Your Happiness = (Gratitude + Acceptance + Kindness)
Unfortunately Yoga in the Western world is often limited to a concept of putting our foot behind our head, a super strong workout, or a relaxing airy fairy class taught by a hippie. But it offers so much more. In each and every class you are subjected to subtle messages on how to transform your life. How to start to watch yourself, to control the
way your mind works, to control your body, to master yourself – nuggets of wisdom you will take or leave. Happiness creation is something we are big on at the Green Room – for obvious reasons. Life is simply easier if you learn to be happy. Of course this is always a work in progress. But even the work makes so much difference.
Often at the Green Room you will find your legs shaking, your mind throwing insults and sweat dripping into your eyes as the teacher calmly says ‘Smile.’ “Why? WTF? You expect me to smile, you want me to pretend I am enjoying this aching pain, when
we still have a minute to go?” is usually the facial expression that is shot back at the teacher. But slowly you start to get it. Slowly you start to get that happiness & enjoyment are a state of mind. And that YOU are in control of how your react, and therefore feel. That in that very moment even with your legs shaking like crazy you can stop and detach from the physical and simply focus on being happy. Happy that you are there improving your body, your mind, your strength, your health. Happiness is a choice. This power to detach from the external environment and be happy with what is – is a lesson that empowers your life on and off the mat.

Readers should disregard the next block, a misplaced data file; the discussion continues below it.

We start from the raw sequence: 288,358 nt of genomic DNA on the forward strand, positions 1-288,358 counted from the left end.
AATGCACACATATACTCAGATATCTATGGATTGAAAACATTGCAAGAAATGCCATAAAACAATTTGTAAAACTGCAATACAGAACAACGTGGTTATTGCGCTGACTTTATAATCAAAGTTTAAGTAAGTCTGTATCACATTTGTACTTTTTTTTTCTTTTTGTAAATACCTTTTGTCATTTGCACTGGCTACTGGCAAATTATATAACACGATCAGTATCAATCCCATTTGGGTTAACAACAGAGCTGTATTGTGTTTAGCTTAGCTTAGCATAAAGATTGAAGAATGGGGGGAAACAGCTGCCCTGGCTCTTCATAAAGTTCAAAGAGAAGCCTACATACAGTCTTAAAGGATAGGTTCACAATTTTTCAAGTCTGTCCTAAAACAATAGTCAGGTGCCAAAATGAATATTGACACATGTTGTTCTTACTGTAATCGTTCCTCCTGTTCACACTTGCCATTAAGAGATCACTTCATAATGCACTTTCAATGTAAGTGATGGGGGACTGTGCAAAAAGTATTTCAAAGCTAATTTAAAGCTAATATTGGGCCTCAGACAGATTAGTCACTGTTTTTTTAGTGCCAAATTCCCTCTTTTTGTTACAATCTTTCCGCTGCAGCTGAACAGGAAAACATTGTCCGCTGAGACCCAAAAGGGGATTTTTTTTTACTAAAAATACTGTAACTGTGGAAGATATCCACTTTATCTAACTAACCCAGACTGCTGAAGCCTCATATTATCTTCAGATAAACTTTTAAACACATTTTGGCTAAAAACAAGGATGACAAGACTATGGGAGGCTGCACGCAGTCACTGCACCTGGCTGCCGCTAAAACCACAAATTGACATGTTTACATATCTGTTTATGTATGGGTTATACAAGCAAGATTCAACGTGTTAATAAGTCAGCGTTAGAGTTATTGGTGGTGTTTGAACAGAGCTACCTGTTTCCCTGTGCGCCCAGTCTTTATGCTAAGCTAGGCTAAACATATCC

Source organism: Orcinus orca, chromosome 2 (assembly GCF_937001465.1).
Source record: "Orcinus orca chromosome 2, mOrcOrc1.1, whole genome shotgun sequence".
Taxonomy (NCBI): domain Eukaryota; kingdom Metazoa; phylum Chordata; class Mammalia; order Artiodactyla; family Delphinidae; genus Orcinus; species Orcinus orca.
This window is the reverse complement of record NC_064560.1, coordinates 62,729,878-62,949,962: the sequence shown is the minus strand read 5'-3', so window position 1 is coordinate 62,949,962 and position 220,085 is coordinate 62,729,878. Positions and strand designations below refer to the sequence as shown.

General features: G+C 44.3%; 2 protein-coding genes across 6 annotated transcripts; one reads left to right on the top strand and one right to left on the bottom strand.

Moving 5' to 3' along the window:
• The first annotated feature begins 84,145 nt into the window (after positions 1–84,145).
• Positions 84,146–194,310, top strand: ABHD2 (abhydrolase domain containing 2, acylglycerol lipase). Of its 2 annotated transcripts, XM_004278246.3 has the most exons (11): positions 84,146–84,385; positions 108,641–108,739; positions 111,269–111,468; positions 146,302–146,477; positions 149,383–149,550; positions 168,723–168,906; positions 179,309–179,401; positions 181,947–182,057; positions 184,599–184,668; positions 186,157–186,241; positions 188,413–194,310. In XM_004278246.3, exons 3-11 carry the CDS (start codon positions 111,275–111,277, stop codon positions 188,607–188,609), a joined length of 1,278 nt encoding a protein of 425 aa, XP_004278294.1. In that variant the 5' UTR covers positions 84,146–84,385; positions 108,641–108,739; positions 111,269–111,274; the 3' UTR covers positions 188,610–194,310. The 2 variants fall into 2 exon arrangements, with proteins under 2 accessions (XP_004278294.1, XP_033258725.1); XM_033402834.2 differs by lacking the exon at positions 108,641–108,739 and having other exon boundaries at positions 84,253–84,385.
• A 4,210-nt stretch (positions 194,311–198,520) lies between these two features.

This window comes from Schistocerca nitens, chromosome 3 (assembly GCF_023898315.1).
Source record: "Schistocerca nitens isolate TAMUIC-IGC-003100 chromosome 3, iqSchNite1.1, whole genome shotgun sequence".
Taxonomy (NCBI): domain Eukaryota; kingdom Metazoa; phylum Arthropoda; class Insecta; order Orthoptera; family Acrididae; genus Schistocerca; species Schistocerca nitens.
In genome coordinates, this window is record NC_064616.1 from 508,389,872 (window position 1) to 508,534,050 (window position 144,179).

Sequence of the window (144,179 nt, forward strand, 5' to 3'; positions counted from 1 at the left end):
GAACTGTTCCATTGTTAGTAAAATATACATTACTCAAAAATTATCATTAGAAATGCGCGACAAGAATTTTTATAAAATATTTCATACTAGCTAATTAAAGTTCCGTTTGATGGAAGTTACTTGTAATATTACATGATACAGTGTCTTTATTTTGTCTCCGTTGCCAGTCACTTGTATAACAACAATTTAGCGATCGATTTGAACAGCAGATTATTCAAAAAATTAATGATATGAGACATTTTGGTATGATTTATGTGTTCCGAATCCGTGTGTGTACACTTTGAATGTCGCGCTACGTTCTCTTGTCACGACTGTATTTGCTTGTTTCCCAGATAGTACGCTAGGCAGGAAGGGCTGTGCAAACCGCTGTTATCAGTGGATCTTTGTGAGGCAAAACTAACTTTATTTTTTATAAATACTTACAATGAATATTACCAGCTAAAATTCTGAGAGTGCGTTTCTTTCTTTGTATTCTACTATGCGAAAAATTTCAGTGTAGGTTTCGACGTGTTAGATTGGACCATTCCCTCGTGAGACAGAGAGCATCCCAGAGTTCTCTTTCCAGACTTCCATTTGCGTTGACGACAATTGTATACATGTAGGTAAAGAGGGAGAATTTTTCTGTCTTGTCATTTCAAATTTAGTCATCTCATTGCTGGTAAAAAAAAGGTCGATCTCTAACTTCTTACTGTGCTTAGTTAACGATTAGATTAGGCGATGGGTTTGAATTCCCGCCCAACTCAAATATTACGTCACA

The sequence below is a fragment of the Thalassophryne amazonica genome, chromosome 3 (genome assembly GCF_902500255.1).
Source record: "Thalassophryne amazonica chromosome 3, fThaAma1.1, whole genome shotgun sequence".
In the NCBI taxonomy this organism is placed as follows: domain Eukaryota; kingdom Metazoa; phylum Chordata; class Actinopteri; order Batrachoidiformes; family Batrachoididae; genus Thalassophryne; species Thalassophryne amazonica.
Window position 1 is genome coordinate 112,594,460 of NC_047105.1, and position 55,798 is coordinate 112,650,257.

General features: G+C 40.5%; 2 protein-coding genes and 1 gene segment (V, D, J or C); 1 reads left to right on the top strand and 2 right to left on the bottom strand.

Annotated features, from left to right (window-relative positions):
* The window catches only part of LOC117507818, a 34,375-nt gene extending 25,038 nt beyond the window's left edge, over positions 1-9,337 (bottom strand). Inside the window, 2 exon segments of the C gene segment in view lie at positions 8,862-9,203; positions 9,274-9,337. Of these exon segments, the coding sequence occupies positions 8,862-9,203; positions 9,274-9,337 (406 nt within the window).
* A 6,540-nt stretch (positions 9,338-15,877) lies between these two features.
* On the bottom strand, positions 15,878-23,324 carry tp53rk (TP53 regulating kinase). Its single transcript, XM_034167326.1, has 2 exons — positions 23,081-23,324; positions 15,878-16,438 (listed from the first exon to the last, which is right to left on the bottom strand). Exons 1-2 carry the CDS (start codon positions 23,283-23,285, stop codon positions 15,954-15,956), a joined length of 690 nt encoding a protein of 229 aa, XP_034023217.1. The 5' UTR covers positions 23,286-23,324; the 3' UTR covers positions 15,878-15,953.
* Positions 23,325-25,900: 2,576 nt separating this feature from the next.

Can you choose to be happy? Are you prepared to work on your happiness equation?
“Every day, think as you wake up, today I am fortunate to be alive, I have a precious human life, I am not going to waste it. I am going to use all my energies to develop myself, to expand my heart out to others... I am going to have kind thoughts towards others, I am not going to get angry or think badly about others. I am going to benefit others as much as I can.” Dalai Lama XIV
Another easy way to manifest more happiness is practising gratitude – another lesson intrinsic to the culture at the Green Room. Too often in today’s society we focus on what we want – or what we don’t have. Be that weight loss, a higher salary, a bigger house, a partner, a holiday – always pinning our happiness on a goal or external element. Start to look within. Start to focus on what you already have. We are so incredibly blessed. Wake up each morning and find 10 things you have to be grateful for. You are alive, you have breath, you have a roof over your head, you have access to food, you have people who love you, you live in an amazing country, you have spare change. ALWAYS there is something to be grateful for. Then start to live your day this way. When you find a challenge or something that upsets/irritates you see if you can find something to be grateful for. Perhaps you can learn something about yourself, perhaps you will see a better way to do something next time. And go to bed again finding 10 things that happened that day that you are grateful for. Remember you are so